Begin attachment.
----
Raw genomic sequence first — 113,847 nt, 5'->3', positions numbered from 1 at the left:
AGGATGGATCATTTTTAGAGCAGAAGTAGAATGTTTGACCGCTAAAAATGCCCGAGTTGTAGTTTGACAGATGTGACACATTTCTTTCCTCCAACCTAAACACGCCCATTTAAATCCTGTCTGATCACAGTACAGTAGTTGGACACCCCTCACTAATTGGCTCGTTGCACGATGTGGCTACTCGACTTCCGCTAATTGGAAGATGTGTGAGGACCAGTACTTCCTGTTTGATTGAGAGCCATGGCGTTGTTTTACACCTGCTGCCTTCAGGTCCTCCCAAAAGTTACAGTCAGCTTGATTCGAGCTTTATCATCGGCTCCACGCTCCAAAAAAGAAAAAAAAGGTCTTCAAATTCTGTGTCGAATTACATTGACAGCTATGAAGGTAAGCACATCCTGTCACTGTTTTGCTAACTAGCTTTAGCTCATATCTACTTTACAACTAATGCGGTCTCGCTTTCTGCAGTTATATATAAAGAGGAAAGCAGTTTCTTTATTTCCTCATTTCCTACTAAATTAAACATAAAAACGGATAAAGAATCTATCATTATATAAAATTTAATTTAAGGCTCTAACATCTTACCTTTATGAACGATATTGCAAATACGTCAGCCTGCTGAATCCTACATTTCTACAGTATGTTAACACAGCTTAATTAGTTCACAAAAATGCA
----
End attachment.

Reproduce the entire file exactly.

Raw genomic sequence first — 113,847 nt, 5'->3', positions numbered from 1 at the left:
AGGATGGATCATTTTTAGAGCAGAAGTAGAATGTTTGACCGCTAAAAATGCCCGAGTTGTAGTTTGACAGATGTGACACATTTCTTTCCTCCAACCTAAACACGCCCATTTAAATCCTGTCTGATCACAGTACAGTAGTTGGACACCCCTCACTAATTGGCTCGTTGCACGATGTGGCTACTCGACTTCCGCTAATTGGAAGATGTGTGAGGACCAGTACTTCCTGTTTGATTGAGAGCCATGGCGTTGTTTTACACCTGCTGCCTTCAGGTCCTCCCAAAAGTTACAGTCAGCTTGATTCGAGCTTTATCATCGGCTCCACGCTCCAAAAAAGAAAAAAAAGGTCTTCAAATTCTGTGTCGAATTACATTGACAGCTATGAAGGTAAGCACATCCTGTCACTGTTTTGCTAACTAGCTTTAGCTCATATCTACTTTACAACTAATGCGGTCTCGCTTTCTGCAGTTATATATAAAGAGGAAAGCAGTTTCTTTATTTCCTCATTTCCTACTAAATTAAACATAAAAACGGATAAAGAATCTATCATTATATAAAATTTAATTTAAGGCTCTAACATCTTACCTTTATGAACGATATTGCAAATACGTCAGCCTGCTGAATCCTACATTTCTACAGTATGTTAACACAGCTTAATTAGTTCACAAAAATGCA